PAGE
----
National expert survey

The final step aimed at critically assessing these literature-based, sector-specific preliminary item lists by national experts as part of a multi-national expert survey. Based on the initial national grey literature search and additional systematic assessment of sector-specific websites and documents of Austrian institutions and stakeholders, potential experts were identified. Invited experts included stakeholders, decision-makers, people actively working in the field and researchers with sector-specific applied expertise. Initially identified experts were also asked to recommend additional experts (snowballing). A purposive sampling approach was adopted [37,38]. Austria being a federal state with fragmented competencies in the different sectors and regions, experts were recruited from both the national and regional levels to accommodate for potential regional variations. To allow for representative assessment, an equal number of experts from different stakeholder groups and a maximum of two experts per institution were invited. Two participating experts per sector were considered the minimum target. An overview of the experts considered for recruitment for the expert survey within the specific sectors are shown in S2 Table.

For the multi-national expert survey, survey instructions, standardized email templates and informed consent forms were created. Survey participants were invited to review each service list regarding the clarity of the listed items, relevance (frequency of use or proportion of sector-specific costs), completeness and existence within the national context. To this end, experts were firstly asked to comment on the naming and short descriptions of the listed items in terms of clarity and accuracy. Open-ended questions were included to also provide experts with the opportunity to comment on non-existing and missing items. Secondly, experts for the HCSC and PFI sectors were asked to assess the frequency of use based on the listed items for mental health patients in general as well as for the three exemplary disease categories (depression, schizophrenia and PTSD). Items with a use frequency of >10% were ‘prioritized’. In the surveys on the CJ and ED sectors, experts were additionally asked to rank the most important items (5 in the ED sector and 8 in the CJ sector) from an economic perspective based on frequency of occurrence/use and costliness from 1 (most important) to 5/8 (least important).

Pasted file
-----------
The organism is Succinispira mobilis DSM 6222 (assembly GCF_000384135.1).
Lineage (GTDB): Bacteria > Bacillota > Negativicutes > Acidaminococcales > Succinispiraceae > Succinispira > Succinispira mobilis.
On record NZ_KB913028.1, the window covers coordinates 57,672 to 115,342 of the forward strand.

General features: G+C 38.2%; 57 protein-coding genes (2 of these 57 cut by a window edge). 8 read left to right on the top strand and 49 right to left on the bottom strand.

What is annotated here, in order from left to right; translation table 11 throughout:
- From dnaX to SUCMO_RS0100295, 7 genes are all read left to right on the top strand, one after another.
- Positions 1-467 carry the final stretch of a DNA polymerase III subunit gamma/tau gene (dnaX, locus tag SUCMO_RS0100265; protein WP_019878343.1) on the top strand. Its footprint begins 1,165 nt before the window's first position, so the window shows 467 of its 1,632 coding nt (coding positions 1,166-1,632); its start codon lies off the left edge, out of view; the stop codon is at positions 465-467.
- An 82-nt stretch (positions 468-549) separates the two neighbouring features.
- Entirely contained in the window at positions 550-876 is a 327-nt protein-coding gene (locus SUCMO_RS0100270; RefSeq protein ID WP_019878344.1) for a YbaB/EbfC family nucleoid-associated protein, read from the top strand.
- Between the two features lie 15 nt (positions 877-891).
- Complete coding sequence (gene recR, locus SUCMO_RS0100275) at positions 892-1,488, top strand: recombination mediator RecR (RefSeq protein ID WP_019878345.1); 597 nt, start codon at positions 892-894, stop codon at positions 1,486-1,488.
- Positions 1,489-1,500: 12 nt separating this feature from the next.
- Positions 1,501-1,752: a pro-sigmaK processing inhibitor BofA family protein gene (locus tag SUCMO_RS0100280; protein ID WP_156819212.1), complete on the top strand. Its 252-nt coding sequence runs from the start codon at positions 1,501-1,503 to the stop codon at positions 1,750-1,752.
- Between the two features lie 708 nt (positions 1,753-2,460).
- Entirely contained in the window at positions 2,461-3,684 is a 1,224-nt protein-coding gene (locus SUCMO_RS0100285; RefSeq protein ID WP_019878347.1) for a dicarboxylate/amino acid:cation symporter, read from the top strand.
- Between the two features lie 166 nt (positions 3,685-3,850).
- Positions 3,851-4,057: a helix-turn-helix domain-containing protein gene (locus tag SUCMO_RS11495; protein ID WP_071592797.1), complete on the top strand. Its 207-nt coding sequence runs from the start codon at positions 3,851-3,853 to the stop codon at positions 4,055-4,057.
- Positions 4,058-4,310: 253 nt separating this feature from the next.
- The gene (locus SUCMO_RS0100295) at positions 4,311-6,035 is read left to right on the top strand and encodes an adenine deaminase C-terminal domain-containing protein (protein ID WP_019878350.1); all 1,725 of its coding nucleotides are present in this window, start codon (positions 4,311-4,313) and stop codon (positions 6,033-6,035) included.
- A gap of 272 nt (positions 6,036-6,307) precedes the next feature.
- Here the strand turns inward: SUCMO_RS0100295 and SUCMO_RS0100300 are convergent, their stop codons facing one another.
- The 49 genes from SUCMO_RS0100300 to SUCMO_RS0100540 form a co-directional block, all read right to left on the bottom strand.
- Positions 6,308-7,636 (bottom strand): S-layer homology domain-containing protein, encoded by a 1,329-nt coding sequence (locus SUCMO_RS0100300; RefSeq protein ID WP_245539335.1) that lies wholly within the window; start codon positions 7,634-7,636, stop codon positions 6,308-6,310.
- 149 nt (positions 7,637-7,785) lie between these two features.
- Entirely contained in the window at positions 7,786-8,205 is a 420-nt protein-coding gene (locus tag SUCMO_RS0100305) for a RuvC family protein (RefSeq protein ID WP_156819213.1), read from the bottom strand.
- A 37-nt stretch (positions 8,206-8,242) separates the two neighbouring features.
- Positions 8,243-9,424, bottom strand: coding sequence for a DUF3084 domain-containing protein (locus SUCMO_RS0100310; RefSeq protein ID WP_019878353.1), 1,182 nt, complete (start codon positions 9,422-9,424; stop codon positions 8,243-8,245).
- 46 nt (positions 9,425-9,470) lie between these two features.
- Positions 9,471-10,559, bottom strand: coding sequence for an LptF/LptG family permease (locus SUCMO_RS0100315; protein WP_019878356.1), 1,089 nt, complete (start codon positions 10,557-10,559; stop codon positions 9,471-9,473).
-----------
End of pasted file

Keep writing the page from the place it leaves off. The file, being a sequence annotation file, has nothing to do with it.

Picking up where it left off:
This section of the surveys consisted of closed-ended questions. The surveys including the item lists and short descriptions were generally provided in English and were designed to take between 30 and 60 minutes to complete. An overview of questions and answer options of the sector-specific expert surveys are provided in S3 Table.

An email invitation was sent out and experts were contacted where feasible mid-November 2018. These experts were provided with a written information leaflet (containing information on the study purpose, data security, etc.). No minors were included. Those experts who agreed to take part in the study were provided with the given sector-specific preliminary item list as well as a written informed consent form. In the consent form, experts could indicate whether they wanted their name and affiliation to be mentioned on the PECUNIA project website and/or in the acknowledgement section of any related publication, or if they preferred to stay anonymous altogether. The survey ran until the end of January 2019 with multiple reminders. When requested, experts were supported in the completion of the survey via phone. The expert survey study involved no patients or interventions, therefore, ethical approval by the Medical University of Vienna was not considered necessary. Survey results were analysed by calculating frequencies of the highly prioritized items, unclear and not existing items. Due to the limited number of responses and to assure data protection, expert survey data may be provided upon request from the corresponding author in aggregated form per sector.